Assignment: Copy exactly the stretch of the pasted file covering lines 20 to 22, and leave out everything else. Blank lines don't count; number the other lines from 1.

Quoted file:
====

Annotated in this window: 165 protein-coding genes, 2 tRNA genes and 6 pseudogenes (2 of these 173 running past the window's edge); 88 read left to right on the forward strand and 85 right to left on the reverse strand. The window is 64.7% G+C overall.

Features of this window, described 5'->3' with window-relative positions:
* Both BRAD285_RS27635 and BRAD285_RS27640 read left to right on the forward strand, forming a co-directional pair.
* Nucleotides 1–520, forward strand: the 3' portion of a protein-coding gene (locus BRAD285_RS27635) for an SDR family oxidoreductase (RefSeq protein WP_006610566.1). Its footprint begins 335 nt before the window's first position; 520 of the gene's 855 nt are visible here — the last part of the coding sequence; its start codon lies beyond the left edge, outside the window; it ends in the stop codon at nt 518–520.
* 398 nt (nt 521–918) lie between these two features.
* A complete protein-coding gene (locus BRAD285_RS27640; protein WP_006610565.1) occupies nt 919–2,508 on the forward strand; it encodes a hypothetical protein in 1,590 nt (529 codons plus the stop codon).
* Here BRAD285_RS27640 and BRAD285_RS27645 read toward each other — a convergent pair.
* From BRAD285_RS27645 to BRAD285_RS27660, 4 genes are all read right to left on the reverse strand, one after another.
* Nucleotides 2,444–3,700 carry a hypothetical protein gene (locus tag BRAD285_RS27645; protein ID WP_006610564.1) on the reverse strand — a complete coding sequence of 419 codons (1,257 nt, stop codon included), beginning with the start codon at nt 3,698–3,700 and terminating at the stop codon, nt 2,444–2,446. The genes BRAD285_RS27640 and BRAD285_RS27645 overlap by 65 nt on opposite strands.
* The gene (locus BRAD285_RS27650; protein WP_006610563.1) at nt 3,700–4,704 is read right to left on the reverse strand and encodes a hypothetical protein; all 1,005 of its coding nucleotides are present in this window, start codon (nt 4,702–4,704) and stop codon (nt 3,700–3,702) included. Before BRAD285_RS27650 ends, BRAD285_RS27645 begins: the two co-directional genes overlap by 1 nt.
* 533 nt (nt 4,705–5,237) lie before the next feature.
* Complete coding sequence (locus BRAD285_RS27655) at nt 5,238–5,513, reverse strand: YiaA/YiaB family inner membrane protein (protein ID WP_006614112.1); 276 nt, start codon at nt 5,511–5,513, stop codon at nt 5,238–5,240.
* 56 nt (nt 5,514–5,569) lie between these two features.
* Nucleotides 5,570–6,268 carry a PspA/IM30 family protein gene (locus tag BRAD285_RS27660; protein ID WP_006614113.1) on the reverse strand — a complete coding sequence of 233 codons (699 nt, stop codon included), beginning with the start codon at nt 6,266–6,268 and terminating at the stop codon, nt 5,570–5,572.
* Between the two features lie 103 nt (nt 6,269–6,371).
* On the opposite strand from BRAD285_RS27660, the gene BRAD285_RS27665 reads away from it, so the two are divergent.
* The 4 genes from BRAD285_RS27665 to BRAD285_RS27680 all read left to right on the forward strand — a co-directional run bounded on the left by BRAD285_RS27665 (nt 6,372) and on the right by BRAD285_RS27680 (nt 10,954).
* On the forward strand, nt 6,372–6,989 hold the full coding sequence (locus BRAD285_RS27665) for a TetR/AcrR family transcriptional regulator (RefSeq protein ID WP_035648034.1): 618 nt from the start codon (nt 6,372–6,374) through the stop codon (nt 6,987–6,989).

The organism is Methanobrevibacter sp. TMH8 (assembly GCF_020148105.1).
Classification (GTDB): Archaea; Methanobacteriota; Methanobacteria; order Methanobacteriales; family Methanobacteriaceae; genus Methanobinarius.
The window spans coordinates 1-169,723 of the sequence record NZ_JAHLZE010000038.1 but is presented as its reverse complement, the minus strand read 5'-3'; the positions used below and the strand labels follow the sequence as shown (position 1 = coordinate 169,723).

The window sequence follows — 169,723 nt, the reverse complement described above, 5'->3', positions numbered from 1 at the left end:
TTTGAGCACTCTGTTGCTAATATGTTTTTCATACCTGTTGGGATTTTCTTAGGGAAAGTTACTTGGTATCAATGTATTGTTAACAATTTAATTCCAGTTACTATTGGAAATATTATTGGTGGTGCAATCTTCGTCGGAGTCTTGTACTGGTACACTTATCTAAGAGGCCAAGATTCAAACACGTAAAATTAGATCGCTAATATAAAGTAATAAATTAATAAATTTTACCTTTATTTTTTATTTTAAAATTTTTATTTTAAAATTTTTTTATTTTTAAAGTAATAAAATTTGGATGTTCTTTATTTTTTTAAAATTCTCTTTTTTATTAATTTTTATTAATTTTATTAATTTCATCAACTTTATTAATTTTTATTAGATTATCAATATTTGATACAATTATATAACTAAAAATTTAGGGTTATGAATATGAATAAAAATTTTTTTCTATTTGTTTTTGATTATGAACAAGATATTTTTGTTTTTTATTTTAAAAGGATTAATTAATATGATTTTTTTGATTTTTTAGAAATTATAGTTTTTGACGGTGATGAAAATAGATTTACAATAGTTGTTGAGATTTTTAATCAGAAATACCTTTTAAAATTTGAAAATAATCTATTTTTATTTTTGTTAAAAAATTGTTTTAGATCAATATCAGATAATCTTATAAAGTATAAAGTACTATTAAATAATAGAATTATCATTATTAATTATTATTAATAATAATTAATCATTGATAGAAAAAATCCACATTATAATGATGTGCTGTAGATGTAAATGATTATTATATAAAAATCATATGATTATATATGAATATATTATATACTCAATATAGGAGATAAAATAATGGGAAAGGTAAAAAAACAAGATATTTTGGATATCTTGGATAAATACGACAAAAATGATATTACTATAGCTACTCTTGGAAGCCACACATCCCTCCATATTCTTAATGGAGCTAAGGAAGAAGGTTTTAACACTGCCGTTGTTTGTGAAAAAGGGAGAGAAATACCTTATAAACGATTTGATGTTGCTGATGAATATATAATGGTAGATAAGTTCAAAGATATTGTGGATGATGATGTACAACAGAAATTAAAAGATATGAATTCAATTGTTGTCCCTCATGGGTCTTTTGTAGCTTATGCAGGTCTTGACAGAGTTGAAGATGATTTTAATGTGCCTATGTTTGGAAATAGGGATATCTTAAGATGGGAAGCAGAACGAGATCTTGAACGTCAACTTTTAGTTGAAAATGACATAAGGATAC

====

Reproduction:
Classification (GTDB): Archaea; Methanobacteriota; Methanobacteria; order Methanobacteriales; family Methanobacteriaceae; genus Methanobinarius.
The window spans coordinates 1-169,723 of the sequence record NZ_JAHLZE010000038.1 but is presented as its reverse complement, the minus strand read 5'-3'; the positions used below and the strand labels follow the sequence as shown (position 1 = coordinate 169,723).

The window sequence follows — 169,723 nt, the reverse complement described above, 5'->3', positions numbered from 1 at the left end: